ASU Conductor Dr. Jason Caslor used LoLa (Low Latency) technology, coupled with Sun Corridor Network and the national Internet2 network, to virtually conduct the two groups. They experienced an indistinguishable delay of less than one-thousandth of a second even though they were physically 25 miles apart.

In addition to local opportunities, the Sun Corridor Network—through their sponsorship of members into the Internet2 community—enables users to join over 80,000 other schools in accessing educational content available through over 300 higher education member institutions, and over 50 leading science, education and technology partners such as the National Parks Service, NASA, the National Science Foundation and the National Oceanic and Atmospheric Administration.

Institutions served:

    • K-12 schools: 5
    • Universities: 3
    • Community Colleges: 2
    • Research institutions: 2
    • Regional Network: 1
    • Public Media Stations (PBS, NPR): 2
    • Public Safety Agencies: 2

Community Anchor Program member since: July 1, 2012


Connecticut Education Network (CEN), the nation’s first all-optical research and education network, delivers reliable, highspeed internet access, data transport, and value-added services to its members drawn from K-12, higher education, libraries and municipalities throughout Connecticut. CEN’s statewide fiber optic network connects more than 1.8 million students, educators, researchers, state and municipal employees, and citizens in support of Connecticut’s workforce and economic development.

UN/Network Nebraska

Network Nebraska is a collaborative statewide networking effort under the auspices of the Nebraska Information Technology Commission (NITC) to share telecommunications resources, network services, and applications among eligible participants. Network Nebraska is the term used to describe the statewide multipurpose telecommunications backbone and all of its associated service offerings and support. Network Nebraska is made possible through a consortium of K-12 and higher education entities working together to provide a scalable, reliable and affordable infrastructure capable of carrying a spectrum of services and applications.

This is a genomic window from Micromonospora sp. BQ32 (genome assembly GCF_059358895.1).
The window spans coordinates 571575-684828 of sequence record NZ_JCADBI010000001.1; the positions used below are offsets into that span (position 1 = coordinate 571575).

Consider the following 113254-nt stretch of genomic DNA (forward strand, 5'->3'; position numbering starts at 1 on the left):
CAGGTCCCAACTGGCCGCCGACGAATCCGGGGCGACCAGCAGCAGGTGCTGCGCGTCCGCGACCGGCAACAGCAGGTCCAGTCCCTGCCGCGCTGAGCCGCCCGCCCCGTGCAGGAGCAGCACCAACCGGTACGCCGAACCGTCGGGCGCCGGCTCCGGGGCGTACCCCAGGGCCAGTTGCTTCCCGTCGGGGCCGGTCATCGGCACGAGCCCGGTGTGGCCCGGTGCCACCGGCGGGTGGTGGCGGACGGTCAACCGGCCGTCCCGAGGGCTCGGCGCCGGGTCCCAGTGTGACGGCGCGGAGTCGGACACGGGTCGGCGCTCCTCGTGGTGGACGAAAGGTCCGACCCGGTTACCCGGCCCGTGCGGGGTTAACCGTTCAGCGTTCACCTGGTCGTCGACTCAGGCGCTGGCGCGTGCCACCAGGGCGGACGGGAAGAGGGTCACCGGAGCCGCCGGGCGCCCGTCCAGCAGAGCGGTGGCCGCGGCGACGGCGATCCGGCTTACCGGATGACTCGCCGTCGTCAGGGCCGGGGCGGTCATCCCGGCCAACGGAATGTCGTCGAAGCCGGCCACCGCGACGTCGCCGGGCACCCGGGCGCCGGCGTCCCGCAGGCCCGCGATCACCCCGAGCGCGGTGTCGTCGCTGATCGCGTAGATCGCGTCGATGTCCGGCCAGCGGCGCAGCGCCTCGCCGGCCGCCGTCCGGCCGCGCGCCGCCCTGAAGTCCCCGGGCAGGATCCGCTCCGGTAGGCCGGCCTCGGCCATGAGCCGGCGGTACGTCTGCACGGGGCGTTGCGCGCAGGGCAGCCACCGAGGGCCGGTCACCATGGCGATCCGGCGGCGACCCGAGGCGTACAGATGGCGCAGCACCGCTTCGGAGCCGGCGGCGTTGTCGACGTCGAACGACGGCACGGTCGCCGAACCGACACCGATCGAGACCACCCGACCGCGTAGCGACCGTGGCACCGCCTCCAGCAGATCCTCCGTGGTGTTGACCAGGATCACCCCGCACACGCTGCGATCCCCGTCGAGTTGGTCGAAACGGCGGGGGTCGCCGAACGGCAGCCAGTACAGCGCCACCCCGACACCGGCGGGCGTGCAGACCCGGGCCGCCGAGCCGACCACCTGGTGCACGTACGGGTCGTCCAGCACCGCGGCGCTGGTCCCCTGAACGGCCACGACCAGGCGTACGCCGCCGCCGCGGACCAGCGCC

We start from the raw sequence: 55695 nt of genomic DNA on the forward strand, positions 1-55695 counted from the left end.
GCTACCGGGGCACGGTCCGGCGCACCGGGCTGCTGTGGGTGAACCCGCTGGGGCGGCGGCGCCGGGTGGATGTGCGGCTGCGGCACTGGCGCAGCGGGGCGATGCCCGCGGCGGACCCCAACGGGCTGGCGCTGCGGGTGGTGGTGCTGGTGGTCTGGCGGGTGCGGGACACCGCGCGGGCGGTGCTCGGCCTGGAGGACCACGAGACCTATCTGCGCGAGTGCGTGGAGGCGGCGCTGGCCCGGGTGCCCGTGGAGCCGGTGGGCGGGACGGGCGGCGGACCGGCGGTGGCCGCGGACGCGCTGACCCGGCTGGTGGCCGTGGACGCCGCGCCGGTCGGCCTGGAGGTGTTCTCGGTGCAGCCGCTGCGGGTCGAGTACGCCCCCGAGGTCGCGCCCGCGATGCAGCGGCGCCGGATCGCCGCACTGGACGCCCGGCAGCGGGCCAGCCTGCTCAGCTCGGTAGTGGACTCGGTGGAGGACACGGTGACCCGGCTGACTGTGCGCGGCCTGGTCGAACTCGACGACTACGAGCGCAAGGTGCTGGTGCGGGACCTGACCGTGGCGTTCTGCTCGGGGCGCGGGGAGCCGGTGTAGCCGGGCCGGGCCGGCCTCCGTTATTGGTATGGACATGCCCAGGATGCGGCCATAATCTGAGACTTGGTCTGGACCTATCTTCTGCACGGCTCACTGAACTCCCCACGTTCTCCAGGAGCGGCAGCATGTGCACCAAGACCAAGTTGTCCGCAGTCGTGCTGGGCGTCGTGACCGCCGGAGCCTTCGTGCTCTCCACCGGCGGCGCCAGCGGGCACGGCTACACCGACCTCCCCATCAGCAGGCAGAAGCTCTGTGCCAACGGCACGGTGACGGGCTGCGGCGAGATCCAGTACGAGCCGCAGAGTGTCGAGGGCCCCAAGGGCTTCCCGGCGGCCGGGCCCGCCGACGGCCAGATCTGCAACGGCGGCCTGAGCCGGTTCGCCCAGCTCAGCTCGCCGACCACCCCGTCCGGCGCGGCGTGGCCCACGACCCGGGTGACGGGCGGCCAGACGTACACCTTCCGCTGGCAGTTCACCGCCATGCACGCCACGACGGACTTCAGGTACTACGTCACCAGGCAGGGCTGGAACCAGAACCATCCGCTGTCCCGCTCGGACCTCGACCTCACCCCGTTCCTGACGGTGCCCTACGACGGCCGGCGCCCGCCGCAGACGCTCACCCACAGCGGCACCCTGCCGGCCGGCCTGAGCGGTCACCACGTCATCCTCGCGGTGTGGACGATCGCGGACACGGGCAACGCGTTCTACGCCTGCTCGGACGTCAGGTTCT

The Capital Area Advanced Research and Education Network (CAAREN) is an initiative designed to build a high-performance research and education infrastructure serving the Washington, DC and Northern Virginia areas. CAAREN facilitates world-class research, education and knowledge sharing in the nation’s capital.

CAAREN offers research network services to government, education and research organizations, as well as some private-sector organizations within the District of Columbia and Northern Virginia. CAAREN is partnering with DC-Net, a program managed by the DC Office of the Chief Technology Officer (OCTO), to reach public and private K-12 schools, public libraries, museums, hospitals and independent research organizations as part of the Internet2 Community Anchor Program (CAP).